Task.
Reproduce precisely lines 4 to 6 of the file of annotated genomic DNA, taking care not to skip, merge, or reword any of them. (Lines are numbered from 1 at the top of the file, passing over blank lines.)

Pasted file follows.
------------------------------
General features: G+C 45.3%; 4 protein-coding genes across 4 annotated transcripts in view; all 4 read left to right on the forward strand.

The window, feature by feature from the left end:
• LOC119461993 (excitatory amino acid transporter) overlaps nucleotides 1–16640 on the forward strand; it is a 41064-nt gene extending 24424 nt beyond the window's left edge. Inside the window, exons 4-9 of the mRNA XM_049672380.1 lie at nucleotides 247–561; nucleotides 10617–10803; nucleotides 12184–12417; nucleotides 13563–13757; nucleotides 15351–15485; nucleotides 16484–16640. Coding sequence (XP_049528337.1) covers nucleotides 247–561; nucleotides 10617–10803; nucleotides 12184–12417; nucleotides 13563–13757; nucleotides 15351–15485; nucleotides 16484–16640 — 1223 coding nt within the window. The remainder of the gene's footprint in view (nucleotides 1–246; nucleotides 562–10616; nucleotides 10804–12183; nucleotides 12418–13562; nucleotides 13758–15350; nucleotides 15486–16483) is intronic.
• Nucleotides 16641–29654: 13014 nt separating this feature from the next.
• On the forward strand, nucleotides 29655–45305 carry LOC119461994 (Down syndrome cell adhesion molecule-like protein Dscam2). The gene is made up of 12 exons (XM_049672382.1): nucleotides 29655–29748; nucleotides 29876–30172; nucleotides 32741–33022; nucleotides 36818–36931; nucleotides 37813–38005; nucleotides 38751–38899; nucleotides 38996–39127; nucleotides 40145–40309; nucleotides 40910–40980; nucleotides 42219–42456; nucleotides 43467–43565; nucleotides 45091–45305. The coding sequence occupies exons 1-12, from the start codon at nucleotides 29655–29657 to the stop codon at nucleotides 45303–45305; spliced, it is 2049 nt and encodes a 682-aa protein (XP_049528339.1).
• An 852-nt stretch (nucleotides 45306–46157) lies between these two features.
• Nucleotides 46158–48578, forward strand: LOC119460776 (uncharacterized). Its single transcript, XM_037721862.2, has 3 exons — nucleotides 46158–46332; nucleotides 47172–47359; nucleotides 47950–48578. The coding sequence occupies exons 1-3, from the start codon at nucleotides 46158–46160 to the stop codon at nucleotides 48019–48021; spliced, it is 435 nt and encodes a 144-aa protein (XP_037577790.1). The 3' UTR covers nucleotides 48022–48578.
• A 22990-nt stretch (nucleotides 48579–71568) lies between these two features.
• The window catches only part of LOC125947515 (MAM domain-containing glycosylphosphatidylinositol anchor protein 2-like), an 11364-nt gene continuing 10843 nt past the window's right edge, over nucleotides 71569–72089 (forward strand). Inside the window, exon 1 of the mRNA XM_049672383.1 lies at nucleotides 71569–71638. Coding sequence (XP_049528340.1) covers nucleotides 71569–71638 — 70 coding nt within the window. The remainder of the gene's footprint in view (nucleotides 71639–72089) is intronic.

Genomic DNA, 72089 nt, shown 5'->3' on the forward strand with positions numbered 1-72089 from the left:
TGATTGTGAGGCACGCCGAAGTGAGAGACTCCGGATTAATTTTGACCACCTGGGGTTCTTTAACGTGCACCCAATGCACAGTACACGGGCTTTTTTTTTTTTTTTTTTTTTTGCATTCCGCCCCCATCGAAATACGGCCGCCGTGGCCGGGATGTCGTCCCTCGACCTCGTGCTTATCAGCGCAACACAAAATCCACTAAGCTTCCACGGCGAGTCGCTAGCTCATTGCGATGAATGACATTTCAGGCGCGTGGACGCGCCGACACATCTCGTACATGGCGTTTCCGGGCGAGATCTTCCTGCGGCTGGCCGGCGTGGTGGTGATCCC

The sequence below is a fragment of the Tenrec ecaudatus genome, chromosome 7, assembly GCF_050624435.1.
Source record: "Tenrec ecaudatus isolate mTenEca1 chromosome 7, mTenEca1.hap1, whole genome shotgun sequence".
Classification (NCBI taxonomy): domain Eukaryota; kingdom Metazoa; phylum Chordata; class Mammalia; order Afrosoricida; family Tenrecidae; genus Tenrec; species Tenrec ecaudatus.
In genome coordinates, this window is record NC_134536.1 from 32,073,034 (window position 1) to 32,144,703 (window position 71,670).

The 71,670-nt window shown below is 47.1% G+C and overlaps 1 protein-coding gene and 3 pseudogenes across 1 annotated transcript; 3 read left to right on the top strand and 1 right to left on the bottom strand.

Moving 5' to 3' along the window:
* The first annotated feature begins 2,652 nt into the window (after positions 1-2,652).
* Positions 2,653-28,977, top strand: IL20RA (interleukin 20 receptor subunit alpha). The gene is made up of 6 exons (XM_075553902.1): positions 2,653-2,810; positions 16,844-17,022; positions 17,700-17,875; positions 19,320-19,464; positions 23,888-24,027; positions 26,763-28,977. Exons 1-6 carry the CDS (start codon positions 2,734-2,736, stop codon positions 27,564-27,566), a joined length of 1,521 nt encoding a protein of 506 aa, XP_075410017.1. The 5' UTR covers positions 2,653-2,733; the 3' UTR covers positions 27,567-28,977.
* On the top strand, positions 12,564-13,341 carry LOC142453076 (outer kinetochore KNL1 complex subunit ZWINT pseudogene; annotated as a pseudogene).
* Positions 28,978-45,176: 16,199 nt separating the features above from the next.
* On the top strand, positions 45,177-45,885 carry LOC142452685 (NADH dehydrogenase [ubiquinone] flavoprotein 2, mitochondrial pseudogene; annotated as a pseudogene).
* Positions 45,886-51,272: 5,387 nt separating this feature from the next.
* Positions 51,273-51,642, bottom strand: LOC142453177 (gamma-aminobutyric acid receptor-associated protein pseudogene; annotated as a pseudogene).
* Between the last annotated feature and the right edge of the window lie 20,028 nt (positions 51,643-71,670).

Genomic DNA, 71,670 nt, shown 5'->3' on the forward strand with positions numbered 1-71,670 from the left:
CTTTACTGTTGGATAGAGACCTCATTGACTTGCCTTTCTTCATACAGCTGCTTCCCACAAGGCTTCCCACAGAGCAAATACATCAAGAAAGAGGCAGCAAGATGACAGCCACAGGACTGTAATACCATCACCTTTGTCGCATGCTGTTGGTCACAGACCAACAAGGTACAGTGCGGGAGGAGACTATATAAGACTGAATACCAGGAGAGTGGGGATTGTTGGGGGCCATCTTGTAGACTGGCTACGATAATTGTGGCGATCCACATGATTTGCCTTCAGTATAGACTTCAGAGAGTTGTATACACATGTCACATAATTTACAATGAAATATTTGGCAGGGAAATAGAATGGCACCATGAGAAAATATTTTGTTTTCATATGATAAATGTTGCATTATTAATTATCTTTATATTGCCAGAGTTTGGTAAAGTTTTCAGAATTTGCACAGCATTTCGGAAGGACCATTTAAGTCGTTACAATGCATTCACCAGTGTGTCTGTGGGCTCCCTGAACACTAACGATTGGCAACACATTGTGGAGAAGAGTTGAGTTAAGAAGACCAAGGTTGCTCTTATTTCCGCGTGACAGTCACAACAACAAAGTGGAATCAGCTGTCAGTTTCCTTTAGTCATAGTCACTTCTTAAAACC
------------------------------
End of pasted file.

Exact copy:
• Nucleotides 16641–29654: 13014 nt separating this feature from the next.
• On the forward strand, nucleotides 29655–45305 carry LOC119461994 (Down syndrome cell adhesion molecule-like protein Dscam2). The gene is made up of 12 exons (XM_049672382.1): nucleotides 29655–29748; nucleotides 29876–30172; nucleotides 32741–33022; nucleotides 36818–36931; nucleotides 37813–38005; nucleotides 38751–38899; nucleotides 38996–39127; nucleotides 40145–40309; nucleotides 40910–40980; nucleotides 42219–42456; nucleotides 43467–43565; nucleotides 45091–45305. The coding sequence occupies exons 1-12, from the start codon at nucleotides 29655–29657 to the stop codon at nucleotides 45303–45305; spliced, it is 2049 nt and encodes a 682-aa protein (XP_049528339.1).
• An 852-nt stretch (nucleotides 45306–46157) lies between these two features.